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Retirement Weekly: Tax efficiency: Understanding the tools that help you keep more of what you’ve invested

Most of us invest because we want to achieve certain life goals—whether it’s a comfortable retirement, securing an education, or building a legacy for family or charity. Yet sometimes there can be only a fine line between reaching our goals and missing the mark.

Taxes can trim investment returns, an effect that compounds over time. So even small reductions in tax costs can have a big impact on overall wealth. That’s why when it comes to investing, taxes need to be a part of the discussion. However, Financial Advisors do not offer tax advice and it’s important to seek a tax professional for specific questions.

But financial advisers and other professional who help manage money can help you better understand some basic principles — like tax-loss (or gain) harvesting and intelligent withdrawal (strategic tax-efficient asset purchases and sales)—and to consider their potential impact on your portfolio.

Building wealth: The more pre-tax dollars, the merrier

Small reductions in taxes can have enormous consequences for wealth accumulation.  During your prime earning and saving years, there are two main approaches to tax efficiency to consider: investing in tax-exempt securities or tax-advantaged accounts and/or postponing your tax liabilities through tax-deferral strategies.

Here are some common investment vehicles you might consider in the wealth-building phase of your financial journey:

Municipal bonds: Interest on municipal bonds (or “munis”) issued by U.S. states and municipalities are generally exempt from federal income taxes—and, if you live in the state of the issuer, often from state and local taxes as well.

Roth IRAs: Roth IRAs generally grow tax-free, and returns are exempt from income tax when withdrawn if certain conditions are met. Owners don’t have to take required minimum distributions (RMDs) and can make contributions into retirement.

Tax-deferred accounts: Tax-deferred accounts, such as 401(k) and 403(b) plans and traditional IRAs, give money more time to grow without incurring tax, which is typically assessed only at withdrawal. Contributions to these accounts may also be tax deductible.  Note: For healthcare savings and 529 education accounts, if withdrawn funds are used for qualified expenses, those withdrawals are also not subject to tax.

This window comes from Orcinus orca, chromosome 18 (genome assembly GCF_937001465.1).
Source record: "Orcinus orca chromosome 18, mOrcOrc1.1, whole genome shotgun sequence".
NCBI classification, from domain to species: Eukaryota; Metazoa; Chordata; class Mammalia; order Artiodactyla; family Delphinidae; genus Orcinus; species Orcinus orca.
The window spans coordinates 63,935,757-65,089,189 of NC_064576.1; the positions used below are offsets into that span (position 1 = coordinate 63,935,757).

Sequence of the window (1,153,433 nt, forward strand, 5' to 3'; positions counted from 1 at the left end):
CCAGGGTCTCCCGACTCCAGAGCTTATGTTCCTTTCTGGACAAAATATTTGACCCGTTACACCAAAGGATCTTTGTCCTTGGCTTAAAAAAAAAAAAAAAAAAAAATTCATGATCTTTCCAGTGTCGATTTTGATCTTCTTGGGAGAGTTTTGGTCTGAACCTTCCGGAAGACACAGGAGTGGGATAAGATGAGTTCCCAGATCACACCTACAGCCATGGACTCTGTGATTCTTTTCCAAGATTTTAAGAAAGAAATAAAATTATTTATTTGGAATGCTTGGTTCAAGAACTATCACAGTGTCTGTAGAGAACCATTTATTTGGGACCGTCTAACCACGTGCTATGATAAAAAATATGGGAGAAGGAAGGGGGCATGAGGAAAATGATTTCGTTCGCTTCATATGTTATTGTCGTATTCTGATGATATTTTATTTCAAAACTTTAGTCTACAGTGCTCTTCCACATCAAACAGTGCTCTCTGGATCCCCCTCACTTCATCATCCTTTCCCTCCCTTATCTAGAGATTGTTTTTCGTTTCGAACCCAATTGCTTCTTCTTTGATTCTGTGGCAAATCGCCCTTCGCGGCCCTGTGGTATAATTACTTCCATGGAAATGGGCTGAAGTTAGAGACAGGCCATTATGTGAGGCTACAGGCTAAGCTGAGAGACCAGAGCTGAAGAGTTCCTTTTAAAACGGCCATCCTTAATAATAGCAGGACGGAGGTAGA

Investment-only variable annuities: Just like other tax-deferred accounts, variable annuities are not subject to IRS contribution limits and still protect investments from taxes until you take a distribution. And, unlike traditional tax-deferred retirement accounts, some variable annuities are not subject to RMDs, which can have a big tax bite.

Tax deferral in a taxable account: It’s possible to defer taxes even for a taxable account by holding positions longer before sales (which are taxable events) and, when trimming positions, by selecting tax lots with higher-cost bases. Some “tax-managed” strategies also employ so-called “tax-loss harvesting,” where losing positions are sold to realize losses and be temporarily replaced with similar investments. Tax savings are reinvested, exploiting the significant difference between short-term and long-term capital gains tax rates.

Tax-efficient asset location: Financial advisers can also help you take advantage of differences in tax treatment by locating investment types across all your accounts and maximizing the benefit of their tax advantages—a strategy that works only when you have both taxable and tax-deferred or tax-exempt accounts and hold different categories of investments.